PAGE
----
As a military spouse coming up on 18 years, I’ve been through about a dozen deployments, training trips, and unaccompanied tours. I can only speak from personal experience, but I have found that open and honest communication is the cornerstone upon which trust is built. If I’m upset, I let him know. If I’m happy, I let him know. I trust myself to listen to him objectively, really hear what he is saying, and ask him for clarification if I’m unsure. I trust him to act in the same fashion. It sounds kind of boring, doesn’t it? But it’s far from it. It’s exciting to know someone really “gets” you.
Keeping that trust alive during long separations is key to a healthy and happy relationship. But how do you keep it alive?
Communication is key. Even before the deployment/separation. Take some time with no distractions to talk about expectations during your time apart. Agree on the types of communication (email, Skype, phone calls, letters) you’ll share. Agree on the frequency of your communications. There is no right or wrong on this, it’s all up to what you agree on as a couple. Create your own schedules and stick to them as best as possible.
Talk about how your relationship will look while you’re apart. Do you agree to be monogamous? Are you open to other partners during deployment? Don’t assume that one of you will act a certain way. Talk to each other about your expectations. Nothing hurts the heart harder than betrayal (and betrayal can take many forms).
During the deployment, do things that cultivate happiness. As the spouse who’s always “left behind,” I take on a new project. One time I learned how to SCUBA dive and got certified; another time, I took motorcycle lessons and got my license. I take weekend trips to see friends. When I start feeling lonely, or abandoned, I go and pamper myself with a massage, or a pedicure. There’s something about human touch to help heal a wounded spirit. I also have friends who are excellent huggers and shoulders. Lean on them, and keep communicating with your partner.
Jealousy tends to be the hardest to navigate for most people. I trust my spouse completely and am very secure in my marriage, so jealousy is rarely an issue for me personally. Except when he gets to go somewhere incredibly cool. Them I’m jealous of his experience in a new place. Be honest about being jealous. Ask yourself why you’re jealous. Jealousy is often based in fear. Try to pinpoint the root cause and then share your feelings. If your spouse isn’t available, a trusted friend or counselor can possibly help you work it out. Don’t be afraid to seek outside help if you’re having difficulties.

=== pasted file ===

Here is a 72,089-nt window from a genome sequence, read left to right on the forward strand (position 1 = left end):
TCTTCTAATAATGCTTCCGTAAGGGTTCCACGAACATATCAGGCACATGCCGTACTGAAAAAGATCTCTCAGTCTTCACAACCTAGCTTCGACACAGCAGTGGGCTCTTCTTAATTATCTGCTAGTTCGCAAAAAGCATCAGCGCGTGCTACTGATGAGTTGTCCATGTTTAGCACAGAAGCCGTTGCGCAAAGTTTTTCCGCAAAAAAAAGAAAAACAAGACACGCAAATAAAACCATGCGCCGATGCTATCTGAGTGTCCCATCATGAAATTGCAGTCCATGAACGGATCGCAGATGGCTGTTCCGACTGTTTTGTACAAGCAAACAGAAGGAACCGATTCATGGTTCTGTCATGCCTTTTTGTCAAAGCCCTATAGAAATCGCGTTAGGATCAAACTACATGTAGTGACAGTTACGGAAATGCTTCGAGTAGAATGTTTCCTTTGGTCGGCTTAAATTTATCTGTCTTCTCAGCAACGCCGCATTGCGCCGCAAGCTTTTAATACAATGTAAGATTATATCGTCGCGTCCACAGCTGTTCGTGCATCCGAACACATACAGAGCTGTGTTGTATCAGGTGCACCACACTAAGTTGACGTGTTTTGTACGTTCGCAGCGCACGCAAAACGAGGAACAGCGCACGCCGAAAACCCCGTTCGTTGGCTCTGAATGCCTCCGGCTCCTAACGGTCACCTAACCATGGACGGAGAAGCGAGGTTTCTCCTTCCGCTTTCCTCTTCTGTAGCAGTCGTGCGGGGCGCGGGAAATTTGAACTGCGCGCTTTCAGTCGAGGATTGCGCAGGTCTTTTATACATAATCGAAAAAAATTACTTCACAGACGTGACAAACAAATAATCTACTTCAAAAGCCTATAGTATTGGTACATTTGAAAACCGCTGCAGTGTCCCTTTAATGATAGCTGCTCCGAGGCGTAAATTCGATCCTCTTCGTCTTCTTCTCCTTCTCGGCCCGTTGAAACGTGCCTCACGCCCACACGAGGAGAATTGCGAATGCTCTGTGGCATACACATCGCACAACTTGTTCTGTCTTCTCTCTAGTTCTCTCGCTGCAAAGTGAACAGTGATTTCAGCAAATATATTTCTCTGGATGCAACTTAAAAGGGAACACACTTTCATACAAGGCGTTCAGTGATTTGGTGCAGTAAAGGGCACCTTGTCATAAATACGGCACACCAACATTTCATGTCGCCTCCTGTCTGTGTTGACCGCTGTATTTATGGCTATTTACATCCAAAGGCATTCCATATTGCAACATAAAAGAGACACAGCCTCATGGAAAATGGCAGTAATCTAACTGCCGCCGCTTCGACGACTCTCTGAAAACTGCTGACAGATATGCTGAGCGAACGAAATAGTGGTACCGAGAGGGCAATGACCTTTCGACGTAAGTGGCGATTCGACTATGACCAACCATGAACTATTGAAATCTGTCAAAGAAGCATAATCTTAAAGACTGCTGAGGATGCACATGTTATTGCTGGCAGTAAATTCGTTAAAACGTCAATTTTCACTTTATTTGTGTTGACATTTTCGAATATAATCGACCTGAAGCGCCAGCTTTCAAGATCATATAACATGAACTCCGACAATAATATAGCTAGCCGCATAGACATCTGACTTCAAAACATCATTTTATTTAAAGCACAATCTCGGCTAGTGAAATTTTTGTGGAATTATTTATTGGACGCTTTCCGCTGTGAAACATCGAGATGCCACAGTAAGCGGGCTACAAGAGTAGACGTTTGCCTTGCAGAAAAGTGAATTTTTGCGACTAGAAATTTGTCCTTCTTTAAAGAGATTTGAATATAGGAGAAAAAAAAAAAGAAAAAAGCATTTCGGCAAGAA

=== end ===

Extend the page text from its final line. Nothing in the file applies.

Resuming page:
My greatest challenge during deployments is to have better adventures than my husband. Then we share our adventures when he returns – after a good week or so spent in the boudoir, of course!
He Said: 20-Year Active Duty in US Navy - Murray
One of the questions I am asked most often by my junior sailors is, “How do you do it? How can you stand to be separated from your wife for so long? Aren’t you worried that she will...(insert random behavior here)?”
Merriam-Webster defines trust as “assured reliance on the character, ability, strength, or truth of someone or something; belief that someone or something is reliable, good, honest, effective, etc.” The key parts of this for me are “assured” and “belief.” Our shared experiences have lead to the assurance part, and the way I know her soul mirrors mine is what brings me the belief. Knowing the trials we’ve endured together have cemented an incredibly strong partnership. Here are a few suggestions for success:
1. Communication is an absolute must! Lack of communication leads to the unknown, which leads to uncertainty, which leads to fear, which leads to distrust. Partnerships each have their own barometer for communication, and sadly enough, in this day and age of instant communication with e-mail, text messaging, social media, and virtually everyone having a cell phone, waiting for an answer has become like an insult. The more electronically connected we’ve become has led to a lack of true communication. There are far too many “Yeah,” “OK,” and “Sure” answers. One doesn’t need time to think and compose an answer, because you can always follow with “What did you mean by that?” I recommend letter writing, because it leads you to put complete thoughts together and encourages you to ensure you’ve said everything you meant to say. This is not to say that communication starts when the deployment begins! Many conversations must be had prior to departure. This is where you need to put our pride and fear aside and have very real discussions about all the, “what ifs” and worries you have. As uncomfortable as this may be, it’s still MUCH easier than sitting alone and wondering. Needless to say, this requires you to be honest with yourself about your fears, and maybe to do a little soul searching as to where they might have come from.
2. Allow your partner to be a whole person! It is unrealistic and selfish to expect them to sit alone in the house and not have any friends or fun for the entire time you’re gone. After all, you get to go see the world! Keep in mind that each of you will have to develop a routine for yourself and some people cope by throwing themselves into their work.
3. Find something that belongs to just the two of you. It could be a photo of a shared moment, a perfume that’s special between the two of you, an item of clothing, a song, or even just a little saying. Find that one special little thing, and ensure you both have a piece of it. It will go a long way in making you feel like you’re not too far apart from each other.
Good luck and enjoy the homecoming!